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For once, the Weather Gods seem to be smiling on Buffalo.

As Buffalo's convention and tourism marketers geared up for a long-planned direct-mail and telemarketing blitz, what better time to talk about Tuesday's placid weather than on a day when much of the East Coast was paralyzed by a major snow storm.

And talk about good timing. Just a few days before the ferocious storm, the Greater Buffalo Convention & Visitors Bureau mailed postcards to 1,600 meeting planners across the country -- postcards suggesting that Buffalo gets a bum rap for its wintry weather.

"It's certainly ironic," said Karen Miranda, the CVB's vice president of sales and service. "About half of the meeting professionals we've been trying to call are located in the storm-affected area. Some people are saying 'Hey, you guys are supposed to get the snow, not us!' It has been a really good conversation-starter."

Meeting planners received postcards on Saturday and Monday that featured the CVB's signature waterfront photo and the slogan "The Buffalo You Don't Get to See on the Weather Channel." The postcards informed the recipients that they will soon receive phone calls from marketers in Buffalo.

The three-day phone blitz began on Tuesday as sales associates from more than a dozen local hotels joined forces with bureau staffers. Armed with a list of 1,600 meeting planners, crews set up shop in Canisius College's Wehle Technology Building on Main Street. The goal: to convince event planners to consider Buffalo as a site for a future meeting or convention.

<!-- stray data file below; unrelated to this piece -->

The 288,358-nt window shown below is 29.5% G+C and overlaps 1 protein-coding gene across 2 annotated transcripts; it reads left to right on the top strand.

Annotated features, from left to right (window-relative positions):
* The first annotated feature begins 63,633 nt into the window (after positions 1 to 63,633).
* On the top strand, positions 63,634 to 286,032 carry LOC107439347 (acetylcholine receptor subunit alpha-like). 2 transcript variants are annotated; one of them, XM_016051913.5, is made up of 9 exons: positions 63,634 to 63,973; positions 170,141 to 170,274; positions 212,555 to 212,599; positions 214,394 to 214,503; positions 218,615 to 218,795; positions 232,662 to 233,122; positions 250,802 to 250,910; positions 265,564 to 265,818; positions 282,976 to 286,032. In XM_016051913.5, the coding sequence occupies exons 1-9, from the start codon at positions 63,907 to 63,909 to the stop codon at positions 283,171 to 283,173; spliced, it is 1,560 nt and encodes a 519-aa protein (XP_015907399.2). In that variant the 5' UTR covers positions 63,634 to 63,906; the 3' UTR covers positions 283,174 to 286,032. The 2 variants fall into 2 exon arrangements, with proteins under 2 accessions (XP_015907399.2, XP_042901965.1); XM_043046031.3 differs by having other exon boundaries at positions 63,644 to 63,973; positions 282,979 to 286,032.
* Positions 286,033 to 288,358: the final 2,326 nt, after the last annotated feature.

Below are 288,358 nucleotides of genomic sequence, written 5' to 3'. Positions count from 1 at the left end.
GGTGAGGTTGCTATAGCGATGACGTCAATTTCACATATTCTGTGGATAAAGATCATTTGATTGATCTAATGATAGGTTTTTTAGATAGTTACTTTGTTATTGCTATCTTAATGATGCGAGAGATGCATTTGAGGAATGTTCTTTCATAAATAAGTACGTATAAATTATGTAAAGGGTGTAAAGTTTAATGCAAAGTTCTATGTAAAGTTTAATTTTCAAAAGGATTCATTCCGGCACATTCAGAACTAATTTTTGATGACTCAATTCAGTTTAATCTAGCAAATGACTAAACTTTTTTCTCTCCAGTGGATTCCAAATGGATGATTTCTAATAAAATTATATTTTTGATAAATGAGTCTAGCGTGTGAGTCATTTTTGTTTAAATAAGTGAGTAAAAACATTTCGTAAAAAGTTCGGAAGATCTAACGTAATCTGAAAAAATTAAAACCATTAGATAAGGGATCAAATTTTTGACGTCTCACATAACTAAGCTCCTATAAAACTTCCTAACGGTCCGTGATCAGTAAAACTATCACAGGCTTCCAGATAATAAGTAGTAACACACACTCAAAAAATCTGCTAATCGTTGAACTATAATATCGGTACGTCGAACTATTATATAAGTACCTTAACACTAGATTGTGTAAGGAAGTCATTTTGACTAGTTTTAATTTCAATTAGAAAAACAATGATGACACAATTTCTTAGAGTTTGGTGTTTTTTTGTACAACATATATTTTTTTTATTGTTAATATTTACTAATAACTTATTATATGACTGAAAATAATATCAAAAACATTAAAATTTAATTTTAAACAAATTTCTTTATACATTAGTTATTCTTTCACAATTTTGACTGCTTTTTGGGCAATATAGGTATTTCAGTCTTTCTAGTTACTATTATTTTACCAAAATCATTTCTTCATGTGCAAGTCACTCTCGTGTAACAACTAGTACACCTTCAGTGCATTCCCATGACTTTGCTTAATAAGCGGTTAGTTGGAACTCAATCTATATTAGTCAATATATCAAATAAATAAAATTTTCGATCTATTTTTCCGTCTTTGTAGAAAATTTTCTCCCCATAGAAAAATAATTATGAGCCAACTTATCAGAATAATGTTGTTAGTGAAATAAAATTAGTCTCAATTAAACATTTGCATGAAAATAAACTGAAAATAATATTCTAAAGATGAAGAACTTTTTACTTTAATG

As the CVB launches its sixth annual phone-a-thon, it has been offering an incentive: Meeting planners who agree to spend five minutes on the phone will receive free 20-minute phone cards.

"We're pleased with the response," said Miranda. "Some people even told us that they had the postcards on their desks and were waiting for our calls."

The effort comes as the CVB reported a $40 million drop in the economic impact of conventions that were booked in 1999. Faced with heightened competition from cities that have recently upgraded or built new convention centers, the Buffalo region has seen a decline in the number of large, citywide conventions and an increase in smaller meetings. Miranda said the phone blitz is targeting groups that use 500 or fewer rooms.

On the first day of the drive, 195 contacts were made and 28 were logged as strong prospects. Another 31 meeting planners asked to receive additional information. But Miranda said hundreds of calls went unanswered Tuesday, because the wicked weather closed many offices in Washington, D.C., New York City, Virginia and North Carolina.

Jill Christensen, director of sales for the Radisson Hotel & Suites in Cheektowaga, was manning the phone banks Tuesday. "We joked with some people, telling them that here in Buffalo, it was a balmy 29 degrees with no snow," she said.

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